4. I think you’ve really honed in on the key point – the important role of tact and kindness. Courtesy and respect can instill a sense of self-confidence that makes people feel at ease in a variety of social situations.

    1. I agree– I also think that not everyone had good table manners back then, but my sense is that more people at least aspired to have them.

      1. Unfortunately, you are so right. The level and quality of aspirations deteriorated dramatically since then. Just to look at the “role models” from reality TV and such is enough to see how much… Sad.

  5. At least (back then) everybody ate at the table. These days it is in front of TV, in the car, walking down the street, or snatched between one busy moment and the next. If we could all return to the table, we could all be better off.

  6. I think the original writer and many of the comments have hit the nail on the head. Thinking of the comfort of others is the essence of good manners. The detail of how to hold the soup spoon may not be quite as crucial.

  7. This brings back some memories! My mother taught us good table manners at dinner but my playful father was forever teasing her and doing the “wrong” thing, like showing up for dinner without a shirt on, or chasing his peas around the plate with a knife until one fell on the floor, leaving my sister and me laughing so much we could not catch our breaths. πŸ™‚

  8. I think good table manners have definitely declined, and that’s a shame. Because, as the article said, they are about being considerate and gracious to the others at the table. And that never goes out of style!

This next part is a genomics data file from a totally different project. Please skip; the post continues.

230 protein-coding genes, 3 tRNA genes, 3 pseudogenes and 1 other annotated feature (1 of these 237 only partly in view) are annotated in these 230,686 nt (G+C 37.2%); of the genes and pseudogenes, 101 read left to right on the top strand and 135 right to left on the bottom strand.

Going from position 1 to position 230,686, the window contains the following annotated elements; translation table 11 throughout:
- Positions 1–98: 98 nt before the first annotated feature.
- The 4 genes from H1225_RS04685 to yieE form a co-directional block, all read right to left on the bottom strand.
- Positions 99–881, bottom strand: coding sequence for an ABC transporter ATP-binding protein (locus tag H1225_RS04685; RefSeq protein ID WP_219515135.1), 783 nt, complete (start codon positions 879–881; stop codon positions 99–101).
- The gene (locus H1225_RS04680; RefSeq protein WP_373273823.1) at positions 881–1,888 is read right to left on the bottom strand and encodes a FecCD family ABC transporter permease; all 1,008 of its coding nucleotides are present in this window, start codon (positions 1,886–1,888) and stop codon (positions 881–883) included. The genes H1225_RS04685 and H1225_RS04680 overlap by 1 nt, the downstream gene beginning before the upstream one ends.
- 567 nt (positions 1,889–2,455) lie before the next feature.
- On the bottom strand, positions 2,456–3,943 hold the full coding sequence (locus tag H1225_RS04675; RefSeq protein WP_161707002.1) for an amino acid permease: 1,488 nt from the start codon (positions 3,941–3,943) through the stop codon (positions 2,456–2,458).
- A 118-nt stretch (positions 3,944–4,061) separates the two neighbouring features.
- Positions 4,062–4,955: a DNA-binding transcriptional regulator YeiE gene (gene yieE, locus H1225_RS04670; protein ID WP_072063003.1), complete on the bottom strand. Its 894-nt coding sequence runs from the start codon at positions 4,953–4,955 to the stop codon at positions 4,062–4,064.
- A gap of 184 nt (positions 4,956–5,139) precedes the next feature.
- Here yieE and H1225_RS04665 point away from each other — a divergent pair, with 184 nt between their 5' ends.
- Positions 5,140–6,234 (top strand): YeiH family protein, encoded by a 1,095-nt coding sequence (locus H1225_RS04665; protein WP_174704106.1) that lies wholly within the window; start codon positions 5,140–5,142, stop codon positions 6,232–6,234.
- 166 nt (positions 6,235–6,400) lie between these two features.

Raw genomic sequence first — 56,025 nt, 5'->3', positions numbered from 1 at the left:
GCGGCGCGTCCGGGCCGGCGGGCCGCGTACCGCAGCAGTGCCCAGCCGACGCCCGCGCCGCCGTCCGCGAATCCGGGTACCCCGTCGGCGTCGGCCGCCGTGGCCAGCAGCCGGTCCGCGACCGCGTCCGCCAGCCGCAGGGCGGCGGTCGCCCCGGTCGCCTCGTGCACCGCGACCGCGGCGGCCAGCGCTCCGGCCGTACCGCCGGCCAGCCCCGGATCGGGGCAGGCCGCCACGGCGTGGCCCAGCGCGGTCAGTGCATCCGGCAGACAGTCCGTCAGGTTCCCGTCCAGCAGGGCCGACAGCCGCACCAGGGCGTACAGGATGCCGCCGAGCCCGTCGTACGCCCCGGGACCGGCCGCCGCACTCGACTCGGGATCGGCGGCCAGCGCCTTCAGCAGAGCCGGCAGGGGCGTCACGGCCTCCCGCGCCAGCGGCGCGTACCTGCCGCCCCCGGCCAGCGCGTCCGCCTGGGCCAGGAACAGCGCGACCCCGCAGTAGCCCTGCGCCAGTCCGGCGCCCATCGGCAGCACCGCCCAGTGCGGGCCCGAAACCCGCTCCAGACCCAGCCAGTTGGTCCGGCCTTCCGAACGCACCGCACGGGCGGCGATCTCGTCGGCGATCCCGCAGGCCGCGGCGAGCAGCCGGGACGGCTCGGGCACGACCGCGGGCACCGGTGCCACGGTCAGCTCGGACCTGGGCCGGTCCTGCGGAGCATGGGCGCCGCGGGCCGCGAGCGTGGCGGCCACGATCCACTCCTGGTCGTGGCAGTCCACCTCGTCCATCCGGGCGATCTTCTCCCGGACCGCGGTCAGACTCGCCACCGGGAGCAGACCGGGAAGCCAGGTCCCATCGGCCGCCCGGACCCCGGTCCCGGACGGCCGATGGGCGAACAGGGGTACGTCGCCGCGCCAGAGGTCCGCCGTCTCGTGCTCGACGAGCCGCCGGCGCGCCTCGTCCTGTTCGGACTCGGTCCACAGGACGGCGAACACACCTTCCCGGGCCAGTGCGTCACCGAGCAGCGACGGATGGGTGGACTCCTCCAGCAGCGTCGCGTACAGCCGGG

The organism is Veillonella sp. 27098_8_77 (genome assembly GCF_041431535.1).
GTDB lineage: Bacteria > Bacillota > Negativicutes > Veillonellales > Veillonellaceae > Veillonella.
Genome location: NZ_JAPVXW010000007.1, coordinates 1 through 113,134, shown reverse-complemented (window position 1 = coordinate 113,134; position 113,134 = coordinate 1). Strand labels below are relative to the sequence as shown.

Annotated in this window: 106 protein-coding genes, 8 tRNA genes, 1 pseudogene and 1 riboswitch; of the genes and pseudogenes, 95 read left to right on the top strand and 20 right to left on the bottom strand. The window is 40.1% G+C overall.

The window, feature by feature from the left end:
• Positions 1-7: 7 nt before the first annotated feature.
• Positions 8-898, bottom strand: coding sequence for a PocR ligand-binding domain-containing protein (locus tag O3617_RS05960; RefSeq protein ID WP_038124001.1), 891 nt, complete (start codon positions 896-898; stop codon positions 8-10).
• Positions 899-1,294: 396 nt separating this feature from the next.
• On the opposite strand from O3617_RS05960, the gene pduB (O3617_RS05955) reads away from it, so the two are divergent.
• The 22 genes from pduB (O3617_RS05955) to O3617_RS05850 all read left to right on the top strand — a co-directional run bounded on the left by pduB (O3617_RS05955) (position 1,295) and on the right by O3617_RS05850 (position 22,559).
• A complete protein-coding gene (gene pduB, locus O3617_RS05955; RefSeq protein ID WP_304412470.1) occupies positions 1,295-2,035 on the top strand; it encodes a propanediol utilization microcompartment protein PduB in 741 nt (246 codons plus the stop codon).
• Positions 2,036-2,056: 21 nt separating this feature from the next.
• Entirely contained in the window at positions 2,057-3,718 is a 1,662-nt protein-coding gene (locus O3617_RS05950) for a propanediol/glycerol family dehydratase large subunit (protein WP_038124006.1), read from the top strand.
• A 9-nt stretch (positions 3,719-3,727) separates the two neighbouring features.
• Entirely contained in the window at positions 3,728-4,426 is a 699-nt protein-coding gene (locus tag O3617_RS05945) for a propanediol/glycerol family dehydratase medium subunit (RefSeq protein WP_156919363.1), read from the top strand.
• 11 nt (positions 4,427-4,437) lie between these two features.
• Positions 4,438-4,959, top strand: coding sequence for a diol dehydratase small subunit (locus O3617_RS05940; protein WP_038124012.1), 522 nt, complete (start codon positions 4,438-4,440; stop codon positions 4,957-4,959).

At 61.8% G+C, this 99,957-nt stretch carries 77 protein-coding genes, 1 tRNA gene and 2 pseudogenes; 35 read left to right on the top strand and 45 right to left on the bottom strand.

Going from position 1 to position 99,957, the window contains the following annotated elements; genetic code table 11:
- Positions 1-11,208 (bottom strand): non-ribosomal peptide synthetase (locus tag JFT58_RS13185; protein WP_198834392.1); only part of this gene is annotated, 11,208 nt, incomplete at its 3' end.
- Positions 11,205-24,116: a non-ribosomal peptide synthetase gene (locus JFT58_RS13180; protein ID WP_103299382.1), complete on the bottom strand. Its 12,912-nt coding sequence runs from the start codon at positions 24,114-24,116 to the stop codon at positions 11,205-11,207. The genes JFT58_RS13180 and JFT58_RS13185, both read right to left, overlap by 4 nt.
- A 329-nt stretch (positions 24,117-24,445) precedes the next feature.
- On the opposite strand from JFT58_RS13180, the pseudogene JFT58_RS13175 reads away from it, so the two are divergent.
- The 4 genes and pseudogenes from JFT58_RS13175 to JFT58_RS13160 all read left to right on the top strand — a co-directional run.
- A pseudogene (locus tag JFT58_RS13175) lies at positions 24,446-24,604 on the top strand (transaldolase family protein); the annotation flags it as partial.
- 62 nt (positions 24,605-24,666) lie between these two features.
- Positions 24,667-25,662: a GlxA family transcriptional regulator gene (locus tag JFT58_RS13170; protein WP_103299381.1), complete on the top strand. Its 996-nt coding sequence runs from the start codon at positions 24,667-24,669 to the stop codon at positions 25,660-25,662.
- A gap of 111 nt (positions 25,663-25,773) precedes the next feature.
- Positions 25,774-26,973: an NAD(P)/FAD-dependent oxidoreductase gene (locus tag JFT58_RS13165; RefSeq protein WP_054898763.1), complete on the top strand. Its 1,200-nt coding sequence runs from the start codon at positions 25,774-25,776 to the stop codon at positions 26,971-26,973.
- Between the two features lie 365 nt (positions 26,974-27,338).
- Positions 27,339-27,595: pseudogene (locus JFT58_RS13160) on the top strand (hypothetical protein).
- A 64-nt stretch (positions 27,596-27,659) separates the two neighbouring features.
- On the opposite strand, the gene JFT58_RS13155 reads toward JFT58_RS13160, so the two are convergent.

9. I could, honestly, write for an hour on this, arguing both sides! But, in my heart, I think manners (table and other) are essential to a functioning society. It has to do with self-control, valuing others, and setting ourselves above our baser instincts. What makes manners “good” changes with time but the need for that self-control and consideration of others will never change.

  10. Well today we have smartwatches with ppl getting their texts and email on them. So I think manners and what they mean are very different today. In a world and in my job that is so connected with technology you can’t offended when someone quickly replies on their smartwatch or smartphone. Life is just different. πŸ™‚

    1. It is just different, but so much easier when we can quickly respond. Your comment makes me think about all the time we spent in English classes when I was a kid learning how to properly format a letter. πŸ™‚